It's not always easy living with a mental illness. What do you have to do daily to stay sane?

Tuesday, 15 August 2017

I’m not happy with my body

I'm getting very personal today. It's something I've been struggling with for a while now, but have been too self-conscious and embarrassed to share. But it's about time I was brave and admitted I'm struggling and I'm not okay. Trigger warning: weight issues.

I wanted to let you know that I'm struggling with my body; my new healthy body. 

I don’t like the way I look.

When I’m out, in particular out in a dress, I feel self-conscious. And without meaning to, I compare my body size and shape with everyone else’s.

I wish I was thinner.

For the past year I’ve been struggling with my body confidence. It comes and goes. Some days I’m happy with how I look, how my curves fit into my clothes, the slight definition of muscle starting to form.

Other days I’m not. I hate how my tummy hangs out over my jeans, how my love handles are prominent under a tight t-shirt, how thick my thighs are. I feel fat and frumpy and big.
The word big sticks out in my mind.



I was out at the weekend in a pretty dress, bare legs and heels. And midday way through the night I realised I looked so much bigger than the other girls here. My legs looked so much bigger than my friends in photos. I couldn't stand how big I looked. And with that my night was ruined. I cried and called it a night.

But yet big feels unreasonable.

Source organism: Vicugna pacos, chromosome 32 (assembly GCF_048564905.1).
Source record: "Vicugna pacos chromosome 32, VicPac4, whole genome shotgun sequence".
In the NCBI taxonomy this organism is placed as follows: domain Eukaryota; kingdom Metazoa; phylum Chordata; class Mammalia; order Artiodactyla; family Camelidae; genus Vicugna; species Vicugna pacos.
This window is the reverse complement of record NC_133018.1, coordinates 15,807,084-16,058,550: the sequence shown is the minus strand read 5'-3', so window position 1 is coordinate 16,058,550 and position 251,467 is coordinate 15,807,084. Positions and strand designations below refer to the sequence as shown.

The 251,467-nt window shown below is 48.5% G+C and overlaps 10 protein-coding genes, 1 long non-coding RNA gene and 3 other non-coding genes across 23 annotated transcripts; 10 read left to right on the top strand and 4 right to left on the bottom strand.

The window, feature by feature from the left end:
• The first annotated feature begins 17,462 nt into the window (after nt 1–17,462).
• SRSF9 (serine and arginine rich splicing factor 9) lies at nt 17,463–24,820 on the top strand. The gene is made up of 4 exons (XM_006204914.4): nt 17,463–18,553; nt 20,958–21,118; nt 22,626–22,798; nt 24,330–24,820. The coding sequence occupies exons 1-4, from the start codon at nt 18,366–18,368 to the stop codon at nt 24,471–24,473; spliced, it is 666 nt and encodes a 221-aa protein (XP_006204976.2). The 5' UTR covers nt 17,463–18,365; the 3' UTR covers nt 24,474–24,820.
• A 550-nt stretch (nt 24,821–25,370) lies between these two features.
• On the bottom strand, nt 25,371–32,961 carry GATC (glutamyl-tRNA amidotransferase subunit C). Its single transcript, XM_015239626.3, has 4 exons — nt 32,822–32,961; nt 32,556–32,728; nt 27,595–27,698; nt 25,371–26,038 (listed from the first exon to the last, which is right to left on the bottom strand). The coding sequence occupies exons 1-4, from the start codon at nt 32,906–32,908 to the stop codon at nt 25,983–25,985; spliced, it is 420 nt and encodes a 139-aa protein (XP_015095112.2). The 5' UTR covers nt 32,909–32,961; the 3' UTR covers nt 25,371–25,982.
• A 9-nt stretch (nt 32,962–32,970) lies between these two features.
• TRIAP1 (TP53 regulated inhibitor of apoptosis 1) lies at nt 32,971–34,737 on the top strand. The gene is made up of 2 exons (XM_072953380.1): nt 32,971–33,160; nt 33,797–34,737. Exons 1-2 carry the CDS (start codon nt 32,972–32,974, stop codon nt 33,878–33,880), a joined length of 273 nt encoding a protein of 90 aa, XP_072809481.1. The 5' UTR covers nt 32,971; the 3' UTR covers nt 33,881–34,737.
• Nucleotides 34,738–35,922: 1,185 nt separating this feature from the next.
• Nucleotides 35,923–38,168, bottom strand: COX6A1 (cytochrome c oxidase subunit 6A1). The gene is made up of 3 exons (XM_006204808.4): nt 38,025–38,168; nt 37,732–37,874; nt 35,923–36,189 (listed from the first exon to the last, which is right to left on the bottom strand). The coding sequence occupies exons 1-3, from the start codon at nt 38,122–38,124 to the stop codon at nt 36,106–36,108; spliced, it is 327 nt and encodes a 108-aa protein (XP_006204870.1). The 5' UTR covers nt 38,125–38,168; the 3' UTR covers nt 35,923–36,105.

The average dress size in the UK is supposedly a size 16. I’m a size 10 and yet I still feel ‘too big’. My mind likes to defy reason, logic and argument.

When I was diagnosed with depression, I was 18 years old and I weighed 7.5 stone, which is 47kg. I was severely underweight. At first, the doctors thought I had an eating disorder, rather than just a lack of appetite because of my depression.

I was encouraged to eat and get to a ‘healthy’ 60kg. One of the side effects of the medication I was put on is weight gain. My mirtazapine stimulated my appetite. And over the years I started to put on and retain weight for the first time in my life.

Now I'm 25, and I've surpassed my 60kg prescribed goal.

And I've had comments about my weight gain for over a year.
'Zoe's put on a good bit of weight, hasn't she?'
'You are a little bit fat though, aren't you?' 
'You've a lot of meat on your bones.'
'A healthy 60kg' repeats in my head.

Too big. Too big. Too big.

I'm sick of feeling dissociated with my body. I'm sick of feeling like I don't belong in my own body. I'm sick of feeling awkward, ugly, BIG. And right now it's so hard to convince myself I'm healthy; that my body is worth cherishing - every roll, scar and stretch mark of it.

I wanted to let you know that I'm struggling with my body; my new healthy body. I don't know how to overcome it yet, but I'm trying. And I promise I'll keep trying.

Until next time,

Monday, 14 August 2017

All the good things this week

I have had a jam-packed, fun-filled week!

Keeping active is such a huge part of keeping me mental illness in check. I need a plan, structured activities, and many, many to-do lists to manage my mental health.

And this week was especially busy, but also mentally rewarding. I love how much I got ticked off the bucket list as my Summer in Ireland comes to an end.
Unfortunately, keeping busy often comes with a cost. And it's often difficult for me to achieve my much-needed sense of achievement and self-fulfillment without breaking the bank. This week offered a mix of free, cheap and also costly activities that may give you ideas for looking after your mental health.

1) Monday: Going to the zoo